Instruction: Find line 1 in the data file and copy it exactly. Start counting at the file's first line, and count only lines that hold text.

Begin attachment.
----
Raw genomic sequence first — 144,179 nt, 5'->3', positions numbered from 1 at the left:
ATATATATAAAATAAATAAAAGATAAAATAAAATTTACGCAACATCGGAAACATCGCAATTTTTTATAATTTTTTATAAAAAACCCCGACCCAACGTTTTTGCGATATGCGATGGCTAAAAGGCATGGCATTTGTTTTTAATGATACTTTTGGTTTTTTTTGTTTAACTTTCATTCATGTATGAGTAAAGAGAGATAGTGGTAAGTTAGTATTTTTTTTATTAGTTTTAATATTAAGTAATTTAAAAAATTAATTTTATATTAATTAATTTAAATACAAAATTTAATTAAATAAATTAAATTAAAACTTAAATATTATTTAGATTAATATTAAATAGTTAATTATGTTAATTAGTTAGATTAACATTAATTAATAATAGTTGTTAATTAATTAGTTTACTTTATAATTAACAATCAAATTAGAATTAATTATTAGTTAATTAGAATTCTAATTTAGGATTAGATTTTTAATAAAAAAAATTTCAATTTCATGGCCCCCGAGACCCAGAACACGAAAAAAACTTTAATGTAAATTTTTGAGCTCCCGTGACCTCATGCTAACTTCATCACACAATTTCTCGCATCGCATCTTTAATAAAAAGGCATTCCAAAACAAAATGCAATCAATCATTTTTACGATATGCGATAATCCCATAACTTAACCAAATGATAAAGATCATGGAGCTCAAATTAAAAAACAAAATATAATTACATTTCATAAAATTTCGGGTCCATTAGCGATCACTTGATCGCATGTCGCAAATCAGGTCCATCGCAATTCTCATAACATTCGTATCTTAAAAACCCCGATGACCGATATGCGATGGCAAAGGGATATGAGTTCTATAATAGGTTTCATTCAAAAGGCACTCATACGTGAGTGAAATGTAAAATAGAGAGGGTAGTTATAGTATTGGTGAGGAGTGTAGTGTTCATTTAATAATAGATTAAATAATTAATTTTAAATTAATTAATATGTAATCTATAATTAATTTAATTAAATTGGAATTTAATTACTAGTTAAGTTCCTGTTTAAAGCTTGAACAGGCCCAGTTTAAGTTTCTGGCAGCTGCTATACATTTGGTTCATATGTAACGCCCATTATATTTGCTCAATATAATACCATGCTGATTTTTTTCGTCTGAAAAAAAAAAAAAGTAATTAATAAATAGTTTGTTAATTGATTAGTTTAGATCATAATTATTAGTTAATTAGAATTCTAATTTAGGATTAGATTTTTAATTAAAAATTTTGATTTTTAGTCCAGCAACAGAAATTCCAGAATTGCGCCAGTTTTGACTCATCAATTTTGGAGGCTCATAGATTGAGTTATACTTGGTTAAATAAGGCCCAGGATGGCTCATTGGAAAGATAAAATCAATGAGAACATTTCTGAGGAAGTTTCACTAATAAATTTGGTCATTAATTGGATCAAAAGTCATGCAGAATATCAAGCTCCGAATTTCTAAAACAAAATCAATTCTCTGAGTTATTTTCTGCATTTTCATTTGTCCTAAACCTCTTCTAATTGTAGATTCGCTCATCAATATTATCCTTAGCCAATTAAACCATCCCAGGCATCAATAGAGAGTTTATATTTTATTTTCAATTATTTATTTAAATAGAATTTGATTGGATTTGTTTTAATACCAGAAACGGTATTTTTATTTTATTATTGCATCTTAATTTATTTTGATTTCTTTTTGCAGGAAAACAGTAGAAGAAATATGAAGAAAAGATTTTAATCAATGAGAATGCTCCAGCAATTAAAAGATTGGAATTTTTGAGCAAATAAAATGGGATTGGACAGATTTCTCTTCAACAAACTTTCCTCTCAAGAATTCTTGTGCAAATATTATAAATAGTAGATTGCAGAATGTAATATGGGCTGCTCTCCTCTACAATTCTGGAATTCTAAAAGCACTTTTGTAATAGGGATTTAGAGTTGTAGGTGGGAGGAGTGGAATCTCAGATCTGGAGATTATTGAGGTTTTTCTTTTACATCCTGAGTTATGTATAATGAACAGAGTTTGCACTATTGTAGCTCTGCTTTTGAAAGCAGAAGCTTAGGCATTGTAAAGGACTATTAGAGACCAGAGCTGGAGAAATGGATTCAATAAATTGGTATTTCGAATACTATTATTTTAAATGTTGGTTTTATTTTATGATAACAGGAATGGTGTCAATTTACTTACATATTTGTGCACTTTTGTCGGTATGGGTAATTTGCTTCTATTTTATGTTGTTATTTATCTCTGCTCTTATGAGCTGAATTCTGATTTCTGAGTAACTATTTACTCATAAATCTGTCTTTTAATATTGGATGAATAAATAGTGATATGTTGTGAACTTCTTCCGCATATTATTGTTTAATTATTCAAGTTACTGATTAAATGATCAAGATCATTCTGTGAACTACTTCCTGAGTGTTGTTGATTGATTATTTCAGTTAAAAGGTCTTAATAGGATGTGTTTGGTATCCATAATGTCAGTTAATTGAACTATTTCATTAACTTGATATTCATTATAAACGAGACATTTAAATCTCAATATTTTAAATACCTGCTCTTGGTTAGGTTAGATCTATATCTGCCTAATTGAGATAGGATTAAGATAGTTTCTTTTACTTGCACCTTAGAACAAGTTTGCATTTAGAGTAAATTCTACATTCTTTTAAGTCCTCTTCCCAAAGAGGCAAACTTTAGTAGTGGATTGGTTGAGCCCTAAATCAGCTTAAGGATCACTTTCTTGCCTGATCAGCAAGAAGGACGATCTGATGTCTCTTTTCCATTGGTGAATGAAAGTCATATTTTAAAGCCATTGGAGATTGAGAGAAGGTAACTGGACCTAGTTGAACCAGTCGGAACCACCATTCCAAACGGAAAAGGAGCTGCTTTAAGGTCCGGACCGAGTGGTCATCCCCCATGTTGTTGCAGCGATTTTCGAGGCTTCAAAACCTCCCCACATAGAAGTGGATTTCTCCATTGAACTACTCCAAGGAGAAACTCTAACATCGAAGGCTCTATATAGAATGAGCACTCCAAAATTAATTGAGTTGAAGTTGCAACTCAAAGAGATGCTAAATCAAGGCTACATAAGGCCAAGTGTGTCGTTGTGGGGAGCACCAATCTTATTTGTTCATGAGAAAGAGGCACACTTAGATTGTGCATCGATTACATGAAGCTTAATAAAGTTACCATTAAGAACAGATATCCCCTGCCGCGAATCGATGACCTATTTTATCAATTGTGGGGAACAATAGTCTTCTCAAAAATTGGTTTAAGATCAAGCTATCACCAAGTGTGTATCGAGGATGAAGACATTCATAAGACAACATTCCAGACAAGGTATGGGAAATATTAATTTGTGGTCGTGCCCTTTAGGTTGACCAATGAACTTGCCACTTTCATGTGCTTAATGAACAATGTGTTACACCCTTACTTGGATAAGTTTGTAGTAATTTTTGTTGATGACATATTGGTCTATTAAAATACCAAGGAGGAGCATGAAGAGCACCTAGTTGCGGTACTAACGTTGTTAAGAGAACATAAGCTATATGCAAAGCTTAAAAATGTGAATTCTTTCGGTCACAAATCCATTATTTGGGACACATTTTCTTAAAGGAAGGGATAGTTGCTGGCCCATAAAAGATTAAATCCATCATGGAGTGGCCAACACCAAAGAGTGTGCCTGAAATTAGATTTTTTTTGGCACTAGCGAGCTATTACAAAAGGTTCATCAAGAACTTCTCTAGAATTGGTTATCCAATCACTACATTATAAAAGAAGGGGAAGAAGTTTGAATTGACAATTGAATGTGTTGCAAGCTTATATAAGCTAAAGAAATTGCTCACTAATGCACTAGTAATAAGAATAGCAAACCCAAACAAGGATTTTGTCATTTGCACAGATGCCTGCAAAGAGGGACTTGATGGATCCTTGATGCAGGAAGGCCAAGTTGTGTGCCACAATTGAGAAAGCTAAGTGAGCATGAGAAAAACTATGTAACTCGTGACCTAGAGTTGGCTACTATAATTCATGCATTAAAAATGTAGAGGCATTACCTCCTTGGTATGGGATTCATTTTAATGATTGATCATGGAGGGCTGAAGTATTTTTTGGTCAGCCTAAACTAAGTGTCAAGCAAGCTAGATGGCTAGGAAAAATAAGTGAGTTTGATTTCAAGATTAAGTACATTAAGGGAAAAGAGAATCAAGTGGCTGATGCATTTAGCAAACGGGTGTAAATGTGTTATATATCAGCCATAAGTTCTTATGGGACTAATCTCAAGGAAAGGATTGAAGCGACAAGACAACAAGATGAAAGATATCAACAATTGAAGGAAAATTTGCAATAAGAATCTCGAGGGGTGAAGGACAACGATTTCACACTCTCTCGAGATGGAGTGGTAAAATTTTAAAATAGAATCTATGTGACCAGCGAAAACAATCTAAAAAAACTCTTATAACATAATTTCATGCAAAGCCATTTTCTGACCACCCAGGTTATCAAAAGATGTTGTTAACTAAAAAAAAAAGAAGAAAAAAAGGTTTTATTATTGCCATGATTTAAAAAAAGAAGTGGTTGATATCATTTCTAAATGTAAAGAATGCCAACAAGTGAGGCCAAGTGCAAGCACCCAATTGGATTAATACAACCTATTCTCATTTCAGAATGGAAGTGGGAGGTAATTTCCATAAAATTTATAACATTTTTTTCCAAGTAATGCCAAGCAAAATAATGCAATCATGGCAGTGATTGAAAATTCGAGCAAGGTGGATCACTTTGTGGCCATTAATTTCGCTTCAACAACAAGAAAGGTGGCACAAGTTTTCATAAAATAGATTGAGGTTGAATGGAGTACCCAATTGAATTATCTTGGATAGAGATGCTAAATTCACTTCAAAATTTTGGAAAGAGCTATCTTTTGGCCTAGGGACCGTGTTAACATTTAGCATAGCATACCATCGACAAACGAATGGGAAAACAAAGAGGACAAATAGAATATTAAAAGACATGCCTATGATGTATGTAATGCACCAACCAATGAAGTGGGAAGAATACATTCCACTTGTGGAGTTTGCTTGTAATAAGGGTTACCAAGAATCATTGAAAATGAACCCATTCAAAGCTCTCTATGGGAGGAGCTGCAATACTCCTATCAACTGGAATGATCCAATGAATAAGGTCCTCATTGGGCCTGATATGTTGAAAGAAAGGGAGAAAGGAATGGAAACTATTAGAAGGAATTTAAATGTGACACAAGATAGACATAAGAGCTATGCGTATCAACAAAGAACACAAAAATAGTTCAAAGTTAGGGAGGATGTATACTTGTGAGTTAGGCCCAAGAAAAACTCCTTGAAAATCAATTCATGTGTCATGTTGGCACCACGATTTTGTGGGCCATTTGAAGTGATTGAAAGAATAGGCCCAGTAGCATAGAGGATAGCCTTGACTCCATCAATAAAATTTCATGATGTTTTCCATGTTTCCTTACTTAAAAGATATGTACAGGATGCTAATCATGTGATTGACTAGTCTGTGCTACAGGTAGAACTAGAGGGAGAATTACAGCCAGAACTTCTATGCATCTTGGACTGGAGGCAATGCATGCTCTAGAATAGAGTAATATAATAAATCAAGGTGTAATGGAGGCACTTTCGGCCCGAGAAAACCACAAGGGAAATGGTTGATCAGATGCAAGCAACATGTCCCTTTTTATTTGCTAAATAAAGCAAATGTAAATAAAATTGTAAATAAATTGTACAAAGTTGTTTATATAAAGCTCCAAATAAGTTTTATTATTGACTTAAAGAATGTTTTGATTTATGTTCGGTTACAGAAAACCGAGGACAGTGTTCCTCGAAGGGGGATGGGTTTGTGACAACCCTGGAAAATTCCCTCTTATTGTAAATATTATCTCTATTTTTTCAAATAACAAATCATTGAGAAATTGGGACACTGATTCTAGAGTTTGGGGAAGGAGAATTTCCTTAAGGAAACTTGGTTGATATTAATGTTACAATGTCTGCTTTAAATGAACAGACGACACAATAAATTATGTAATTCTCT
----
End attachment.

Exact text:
Raw genomic sequence first — 144,179 nt, 5'->3', positions numbered from 1 at the left: